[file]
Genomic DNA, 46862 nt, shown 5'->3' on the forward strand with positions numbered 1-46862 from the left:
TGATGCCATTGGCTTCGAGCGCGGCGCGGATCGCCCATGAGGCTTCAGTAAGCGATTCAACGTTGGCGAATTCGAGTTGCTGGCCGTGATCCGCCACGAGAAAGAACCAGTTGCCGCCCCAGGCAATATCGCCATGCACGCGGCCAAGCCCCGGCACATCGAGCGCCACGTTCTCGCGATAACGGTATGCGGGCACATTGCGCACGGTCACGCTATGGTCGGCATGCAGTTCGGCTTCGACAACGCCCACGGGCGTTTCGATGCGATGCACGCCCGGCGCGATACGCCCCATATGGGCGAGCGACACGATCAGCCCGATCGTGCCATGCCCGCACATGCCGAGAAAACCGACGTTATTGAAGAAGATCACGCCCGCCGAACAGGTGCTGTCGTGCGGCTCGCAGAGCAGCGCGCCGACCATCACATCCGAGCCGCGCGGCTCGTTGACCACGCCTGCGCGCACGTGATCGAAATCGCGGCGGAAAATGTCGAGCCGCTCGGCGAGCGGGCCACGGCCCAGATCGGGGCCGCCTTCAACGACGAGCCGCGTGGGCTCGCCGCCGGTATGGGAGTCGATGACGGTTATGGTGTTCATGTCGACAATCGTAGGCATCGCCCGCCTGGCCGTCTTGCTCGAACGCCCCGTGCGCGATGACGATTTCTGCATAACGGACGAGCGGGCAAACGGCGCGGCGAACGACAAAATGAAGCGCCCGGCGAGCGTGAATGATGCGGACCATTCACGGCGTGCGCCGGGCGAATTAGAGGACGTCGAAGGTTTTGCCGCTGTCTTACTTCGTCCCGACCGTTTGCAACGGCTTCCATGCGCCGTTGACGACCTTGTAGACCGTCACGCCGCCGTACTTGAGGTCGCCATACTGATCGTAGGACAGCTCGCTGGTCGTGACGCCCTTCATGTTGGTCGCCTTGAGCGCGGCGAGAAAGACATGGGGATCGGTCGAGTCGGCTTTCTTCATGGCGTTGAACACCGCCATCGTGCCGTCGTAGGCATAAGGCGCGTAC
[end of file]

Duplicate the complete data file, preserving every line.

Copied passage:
Genomic DNA, 46862 nt, shown 5'->3' on the forward strand with positions numbered 1-46862 from the left:
TGATGCCATTGGCTTCGAGCGCGGCGCGGATCGCCCATGAGGCTTCAGTAAGCGATTCAACGTTGGCGAATTCGAGTTGCTGGCCGTGATCCGCCACGAGAAAGAACCAGTTGCCGCCCCAGGCAATATCGCCATGCACGCGGCCAAGCCCCGGCACATCGAGCGCCACGTTCTCGCGATAACGGTATGCGGGCACATTGCGCACGGTCACGCTATGGTCGGCATGCAGTTCGGCTTCGACAACGCCCACGGGCGTTTCGATGCGATGCACGCCCGGCGCGATACGCCCCATATGGGCGAGCGACACGATCAGCCCGATCGTGCCATGCCCGCACATGCCGAGAAAACCGACGTTATTGAAGAAGATCACGCCCGCCGAACAGGTGCTGTCGTGCGGCTCGCAGAGCAGCGCGCCGACCATCACATCCGAGCCGCGCGGCTCGTTGACCACGCCTGCGCGCACGTGATCGAAATCGCGGCGGAAAATGTCGAGCCGCTCGGCGAGCGGGCCACGGCCCAGATCGGGGCCGCCTTCAACGACGAGCCGCGTGGGCTCGCCGCCGGTATGGGAGTCGATGACGGTTATGGTGTTCATGTCGACAATCGTAGGCATCGCCCGCCTGGCCGTCTTGCTCGAACGCCCCGTGCGCGATGACGATTTCTGCATAACGGACGAGCGGGCAAACGGCGCGGCGAACGACAAAATGAAGCGCCCGGCGAGCGTGAATGATGCGGACCATTCACGGCGTGCGCCGGGCGAATTAGAGGACGTCGAAGGTTTTGCCGCTGTCTTACTTCGTCCCGACCGTTTGCAACGGCTTCCATGCGCCGTTGACGACCTTGTAGACCGTCACGCCGCCGTACTTGAGGTCGCCATACTGATCGTAGGACAGCTCGCTGGTCGTGACGCCCTTCATGTTGGTCGCCTTGAGCGCGGCGAGAAAGACATGGGGATCGGTCGAGTCGGCTTTCTTCATGGCGTTGAACACCGCCATCGTGCCGTCGTAGGCATAAGGCGCGTAC